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Teaching Students How to Fish: The Next Step for Learning-Centered Teaching

Carl S. Moore, PhD

Assistant Director, Teaching and Learning Center, Adjunct Assistant Professor- Temple University

You may be aware of the age old saying, “give a [wo]man a fish and [s]he will eat for a day, teach a [wo]man how to fish and [s]he will eat for a lifetime.” I found this truism to be very applicable to work as a higher education administrator and teacher at both the undergraduate and graduate levels. It has oriented me with a mindset that aims to collaborate with students rather than direct them – to facilitate learning rather than force it. For in working with students and being learning-centered, we as teachers have the great opportunity to empower students to learn how to learn.

The “teaching students how to fish” concept first came to me when I was an undergraduate advisor experiencing the shift from prescriptive to developmental advising. In advising, we began to understand that helping students discover their own solutions through collaborative conversations and team-developed solutions was far better than prescribing and simply giving advice. I noticed that students who were asked more questions and coached through solving their problems were far more successful in their classes and in matriculating to graduation.

How does this relate to the classroom?

Higher education has seen a shift from teaching-centered learning to learning-centered teaching. Being learning-centered allows instructional practices to be driven by the learning outcomes of the course – focusing on what we want learners to learn versus focusing on what we want to teach. For example, wanting students to be able to identify elements on the periodic table requires a different teaching approach than simply telling students about the periodic table.

In the college classroom we are often teaching students what to learn and encouraging them in their learning but we rarely think about teaching them how to learn. This would not only help teachers who are faced with the challenge of meeting the unique needs of all learners, but it would also support students who need to be more self-sufficient as learners. Who says that students can only learn how to learn in tutoring centers, workshops, or in freshman orientation classes? How can we integrate teaching students to learn (to “fish”) within the context of our own courses?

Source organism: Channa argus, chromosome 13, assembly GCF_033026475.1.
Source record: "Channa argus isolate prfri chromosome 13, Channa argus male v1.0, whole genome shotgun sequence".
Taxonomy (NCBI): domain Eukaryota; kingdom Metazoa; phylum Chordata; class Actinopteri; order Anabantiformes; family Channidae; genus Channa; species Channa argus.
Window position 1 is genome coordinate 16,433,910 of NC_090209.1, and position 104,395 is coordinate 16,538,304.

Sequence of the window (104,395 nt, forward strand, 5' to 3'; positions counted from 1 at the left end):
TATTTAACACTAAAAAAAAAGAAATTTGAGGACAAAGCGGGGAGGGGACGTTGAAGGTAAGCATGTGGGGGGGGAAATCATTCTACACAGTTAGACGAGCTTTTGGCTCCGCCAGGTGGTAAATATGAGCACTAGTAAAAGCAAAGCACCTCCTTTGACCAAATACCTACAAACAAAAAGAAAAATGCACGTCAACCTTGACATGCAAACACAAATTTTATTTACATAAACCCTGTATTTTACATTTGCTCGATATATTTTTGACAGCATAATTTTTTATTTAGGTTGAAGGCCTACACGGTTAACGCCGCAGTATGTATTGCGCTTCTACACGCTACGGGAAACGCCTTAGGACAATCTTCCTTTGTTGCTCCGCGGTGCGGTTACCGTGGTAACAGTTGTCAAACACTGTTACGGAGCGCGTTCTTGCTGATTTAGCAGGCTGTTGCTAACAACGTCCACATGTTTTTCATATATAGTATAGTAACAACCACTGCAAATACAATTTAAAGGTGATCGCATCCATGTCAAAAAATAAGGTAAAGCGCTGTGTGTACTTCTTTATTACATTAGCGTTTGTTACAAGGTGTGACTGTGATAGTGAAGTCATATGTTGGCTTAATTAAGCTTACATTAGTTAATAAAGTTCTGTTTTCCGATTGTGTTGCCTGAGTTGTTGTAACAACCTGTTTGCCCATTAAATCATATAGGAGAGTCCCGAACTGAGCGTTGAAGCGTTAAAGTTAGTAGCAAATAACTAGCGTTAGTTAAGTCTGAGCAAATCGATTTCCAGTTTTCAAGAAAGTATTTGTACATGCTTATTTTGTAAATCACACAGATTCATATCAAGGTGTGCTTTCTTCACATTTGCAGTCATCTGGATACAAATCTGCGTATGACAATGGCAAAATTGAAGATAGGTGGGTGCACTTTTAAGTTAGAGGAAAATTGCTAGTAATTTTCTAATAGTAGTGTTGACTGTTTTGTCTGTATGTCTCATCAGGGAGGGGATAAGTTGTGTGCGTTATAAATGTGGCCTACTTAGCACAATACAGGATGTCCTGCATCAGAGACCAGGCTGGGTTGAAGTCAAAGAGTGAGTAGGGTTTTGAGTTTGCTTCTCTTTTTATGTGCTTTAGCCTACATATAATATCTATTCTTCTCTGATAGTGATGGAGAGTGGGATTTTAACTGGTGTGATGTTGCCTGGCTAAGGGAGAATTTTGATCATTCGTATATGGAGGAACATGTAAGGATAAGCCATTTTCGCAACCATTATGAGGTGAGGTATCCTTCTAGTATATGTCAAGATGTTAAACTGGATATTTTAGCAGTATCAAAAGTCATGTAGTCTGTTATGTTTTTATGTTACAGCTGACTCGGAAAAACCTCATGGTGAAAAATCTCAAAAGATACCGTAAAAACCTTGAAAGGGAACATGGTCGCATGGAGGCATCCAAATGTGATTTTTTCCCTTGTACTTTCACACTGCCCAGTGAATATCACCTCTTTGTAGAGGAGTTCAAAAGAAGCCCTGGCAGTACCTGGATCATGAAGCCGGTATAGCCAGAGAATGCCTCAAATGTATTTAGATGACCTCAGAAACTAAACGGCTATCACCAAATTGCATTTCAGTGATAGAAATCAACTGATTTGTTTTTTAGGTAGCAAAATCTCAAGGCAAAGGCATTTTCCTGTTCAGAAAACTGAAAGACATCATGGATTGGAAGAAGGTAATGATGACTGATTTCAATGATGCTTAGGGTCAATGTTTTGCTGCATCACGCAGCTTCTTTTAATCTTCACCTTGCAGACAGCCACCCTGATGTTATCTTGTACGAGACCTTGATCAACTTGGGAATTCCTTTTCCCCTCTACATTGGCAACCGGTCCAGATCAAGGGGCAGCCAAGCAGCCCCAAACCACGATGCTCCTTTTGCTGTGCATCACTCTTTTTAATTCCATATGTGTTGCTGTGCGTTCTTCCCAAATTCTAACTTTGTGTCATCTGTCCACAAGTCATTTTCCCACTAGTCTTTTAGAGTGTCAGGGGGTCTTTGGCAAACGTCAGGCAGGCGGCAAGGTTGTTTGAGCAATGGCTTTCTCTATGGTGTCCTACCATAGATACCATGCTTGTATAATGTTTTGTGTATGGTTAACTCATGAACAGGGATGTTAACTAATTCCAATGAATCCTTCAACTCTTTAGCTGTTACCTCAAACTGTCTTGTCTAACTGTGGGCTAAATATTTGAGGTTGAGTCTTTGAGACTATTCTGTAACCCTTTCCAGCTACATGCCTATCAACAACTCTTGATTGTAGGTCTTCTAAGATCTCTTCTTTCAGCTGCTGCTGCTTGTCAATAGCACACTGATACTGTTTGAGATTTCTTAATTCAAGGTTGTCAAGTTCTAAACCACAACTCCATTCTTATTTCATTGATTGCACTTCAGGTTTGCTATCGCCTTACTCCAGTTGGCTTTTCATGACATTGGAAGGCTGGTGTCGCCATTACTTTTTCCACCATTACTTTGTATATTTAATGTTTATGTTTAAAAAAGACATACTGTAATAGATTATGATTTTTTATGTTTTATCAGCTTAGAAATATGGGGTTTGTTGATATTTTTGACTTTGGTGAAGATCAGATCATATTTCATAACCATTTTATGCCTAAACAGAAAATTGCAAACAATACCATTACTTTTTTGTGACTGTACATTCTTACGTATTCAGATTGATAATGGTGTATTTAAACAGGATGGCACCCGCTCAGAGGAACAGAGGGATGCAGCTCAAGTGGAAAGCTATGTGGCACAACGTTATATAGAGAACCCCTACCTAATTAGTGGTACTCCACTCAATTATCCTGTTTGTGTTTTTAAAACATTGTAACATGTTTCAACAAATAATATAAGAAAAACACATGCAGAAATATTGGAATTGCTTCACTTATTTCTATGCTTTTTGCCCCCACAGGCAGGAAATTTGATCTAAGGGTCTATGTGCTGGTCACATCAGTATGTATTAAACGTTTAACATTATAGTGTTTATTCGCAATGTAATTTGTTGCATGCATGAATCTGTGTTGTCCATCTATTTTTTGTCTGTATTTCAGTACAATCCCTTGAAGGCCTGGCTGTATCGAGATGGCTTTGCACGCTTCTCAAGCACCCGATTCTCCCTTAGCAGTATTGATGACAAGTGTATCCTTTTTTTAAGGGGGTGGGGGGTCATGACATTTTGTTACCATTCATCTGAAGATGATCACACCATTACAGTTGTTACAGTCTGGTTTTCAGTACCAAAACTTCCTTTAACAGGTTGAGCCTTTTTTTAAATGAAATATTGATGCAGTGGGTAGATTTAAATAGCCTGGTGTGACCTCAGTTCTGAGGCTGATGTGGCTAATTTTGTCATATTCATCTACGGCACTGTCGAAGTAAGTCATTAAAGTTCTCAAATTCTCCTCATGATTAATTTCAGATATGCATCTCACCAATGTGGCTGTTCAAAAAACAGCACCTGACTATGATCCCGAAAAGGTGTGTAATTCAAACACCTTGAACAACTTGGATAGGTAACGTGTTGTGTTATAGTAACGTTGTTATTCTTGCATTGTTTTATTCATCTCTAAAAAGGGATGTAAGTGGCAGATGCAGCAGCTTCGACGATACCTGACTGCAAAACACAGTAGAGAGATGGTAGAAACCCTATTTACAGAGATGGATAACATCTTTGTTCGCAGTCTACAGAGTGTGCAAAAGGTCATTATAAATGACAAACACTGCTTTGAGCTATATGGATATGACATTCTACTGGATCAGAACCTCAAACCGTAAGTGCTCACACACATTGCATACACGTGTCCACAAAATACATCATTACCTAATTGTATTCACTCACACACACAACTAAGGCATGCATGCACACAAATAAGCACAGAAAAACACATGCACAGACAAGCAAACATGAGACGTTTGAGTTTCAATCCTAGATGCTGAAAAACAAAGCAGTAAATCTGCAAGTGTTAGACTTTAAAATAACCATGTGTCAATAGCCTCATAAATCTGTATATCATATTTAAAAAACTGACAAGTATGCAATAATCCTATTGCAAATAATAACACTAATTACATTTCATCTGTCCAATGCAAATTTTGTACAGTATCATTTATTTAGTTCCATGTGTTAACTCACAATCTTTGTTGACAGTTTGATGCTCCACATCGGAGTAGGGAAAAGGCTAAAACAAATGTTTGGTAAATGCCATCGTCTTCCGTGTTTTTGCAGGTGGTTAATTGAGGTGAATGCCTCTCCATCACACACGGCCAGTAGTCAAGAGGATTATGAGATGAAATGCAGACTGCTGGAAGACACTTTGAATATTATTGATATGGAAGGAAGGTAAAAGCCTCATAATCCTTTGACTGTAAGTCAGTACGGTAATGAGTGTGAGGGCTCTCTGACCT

Teaching students how to “fish” in the classroom setting does not have to be as complicated as it may seem. There are some simple considerations that we can keep in mind when we are teaching students how to “fish.” These include, but are not limited to, the following 5 areas:

  1. Teachers can encourage students to view themselves from a capacities and growth mindset (I can learn with adequate effort and use of appropriate strategies) rather than a fixed or deficiencies mindset (I’m just not smart enough). The capacity/growth mindset allows students to build on their learning strengths, to learn new strategies, and to realize that they can learn even difficult material – if they are willing to put forth the appropriate amount of time and effort. With this mindset, the student’s effort in terms of time and attention to the subject becomes the focus, not the student’s intellectual capacity. For example, rather than accepting a struggling student’s mindset that they “just can’t do math,” the instructor can work with the student to understand the importance of time and practice… Additionally, the instructor can tell the student to build on their study and learning techniques that work for them in other classes (e.g., work out the “odd” problems that have the answers in the back – more practice with immediate feedback – keep trying until they get it right).